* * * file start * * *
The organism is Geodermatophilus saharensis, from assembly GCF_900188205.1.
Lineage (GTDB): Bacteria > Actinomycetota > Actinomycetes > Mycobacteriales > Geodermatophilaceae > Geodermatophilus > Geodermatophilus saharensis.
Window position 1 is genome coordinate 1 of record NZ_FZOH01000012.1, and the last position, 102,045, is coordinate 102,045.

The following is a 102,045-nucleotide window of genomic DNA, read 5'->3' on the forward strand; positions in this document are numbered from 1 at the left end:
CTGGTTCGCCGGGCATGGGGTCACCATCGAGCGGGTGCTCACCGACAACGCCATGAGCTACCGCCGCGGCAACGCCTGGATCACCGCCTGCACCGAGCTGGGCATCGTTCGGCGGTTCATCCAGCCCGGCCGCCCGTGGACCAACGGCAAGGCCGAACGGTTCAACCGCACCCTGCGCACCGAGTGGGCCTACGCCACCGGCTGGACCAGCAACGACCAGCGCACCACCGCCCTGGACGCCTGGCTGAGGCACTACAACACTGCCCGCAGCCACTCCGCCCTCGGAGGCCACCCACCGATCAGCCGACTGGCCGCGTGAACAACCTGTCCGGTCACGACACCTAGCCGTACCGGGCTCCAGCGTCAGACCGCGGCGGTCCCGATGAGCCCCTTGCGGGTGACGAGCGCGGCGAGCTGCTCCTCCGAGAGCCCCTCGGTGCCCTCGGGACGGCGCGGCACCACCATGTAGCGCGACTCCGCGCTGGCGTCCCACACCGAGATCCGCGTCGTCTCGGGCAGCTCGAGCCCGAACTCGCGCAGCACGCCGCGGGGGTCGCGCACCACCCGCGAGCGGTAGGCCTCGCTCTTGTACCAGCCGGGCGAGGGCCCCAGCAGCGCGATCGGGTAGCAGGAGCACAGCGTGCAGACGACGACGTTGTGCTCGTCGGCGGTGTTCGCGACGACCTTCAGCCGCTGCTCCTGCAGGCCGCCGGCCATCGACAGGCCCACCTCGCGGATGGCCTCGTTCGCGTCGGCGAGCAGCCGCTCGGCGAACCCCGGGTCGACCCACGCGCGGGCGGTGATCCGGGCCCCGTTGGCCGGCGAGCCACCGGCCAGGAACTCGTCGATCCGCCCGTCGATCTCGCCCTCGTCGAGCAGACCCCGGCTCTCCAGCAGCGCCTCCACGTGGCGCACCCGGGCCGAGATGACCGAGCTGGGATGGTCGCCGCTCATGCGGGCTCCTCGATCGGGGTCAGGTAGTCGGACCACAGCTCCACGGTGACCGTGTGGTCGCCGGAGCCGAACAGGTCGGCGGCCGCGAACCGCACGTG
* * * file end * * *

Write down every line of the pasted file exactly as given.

The organism is Geodermatophilus saharensis, from assembly GCF_900188205.1.
Lineage (GTDB): Bacteria > Actinomycetota > Actinomycetes > Mycobacteriales > Geodermatophilaceae > Geodermatophilus > Geodermatophilus saharensis.
Window position 1 is genome coordinate 1 of record NZ_FZOH01000012.1, and the last position, 102,045, is coordinate 102,045.

The following is a 102,045-nucleotide window of genomic DNA, read 5'->3' on the forward strand; positions in this document are numbered from 1 at the left end:
CTGGTTCGCCGGGCATGGGGTCACCATCGAGCGGGTGCTCACCGACAACGCCATGAGCTACCGCCGCGGCAACGCCTGGATCACCGCCTGCACCGAGCTGGGCATCGTTCGGCGGTTCATCCAGCCCGGCCGCCCGTGGACCAACGGCAAGGCCGAACGGTTCAACCGCACCCTGCGCACCGAGTGGGCCTACGCCACCGGCTGGACCAGCAACGACCAGCGCACCACCGCCCTGGACGCCTGGCTGAGGCACTACAACACTGCCCGCAGCCACTCCGCCCTCGGAGGCCACCCACCGATCAGCCGACTGGCCGCGTGAACAACCTGTCCGGTCACGACACCTAGCCGTACCGGGCTCCAGCGTCAGACCGCGGCGGTCCCGATGAGCCCCTTGCGGGTGACGAGCGCGGCGAGCTGCTCCTCCGAGAGCCCCTCGGTGCCCTCGGGACGGCGCGGCACCACCATGTAGCGCGACTCCGCGCTGGCGTCCCACACCGAGATCCGCGTCGTCTCGGGCAGCTCGAGCCCGAACTCGCGCAGCACGCCGCGGGGGTCGCGCACCACCCGCGAGCGGTAGGCCTCGCTCTTGTACCAGCCGGGCGAGGGCCCCAGCAGCGCGATCGGGTAGCAGGAGCACAGCGTGCAGACGACGACGTTGTGCTCGTCGGCGGTGTTCGCGACGACCTTCAGCCGCTGCTCCTGCAGGCCGCCGGCCATCGACAGGCCCACCTCGCGGATGGCCTCGTTCGCGTCGGCGAGCAGCCGCTCGGCGAACCCCGGGTCGACCCACGCGCGGGCGGTGATCCGGGCCCCGTTGGCCGGCGAGCCACCGGCCAGGAACTCGTCGATCCGCCCGTCGATCTCGCCCTCGTCGAGCAGACCCCGGCTCTCCAGCAGCGCCTCCACGTGGCGCACCCGGGCCGAGATGACCGAGCTGGGATGGTCGCCGCTCATGCGGGCTCCTCGATCGGGGTCAGGTAGTCGGACCACAGCTCCACGGTGACCGTGTGGTCGCCGGAGCCGAACAGGTCGGCGGCCGCGAACCGCACGTG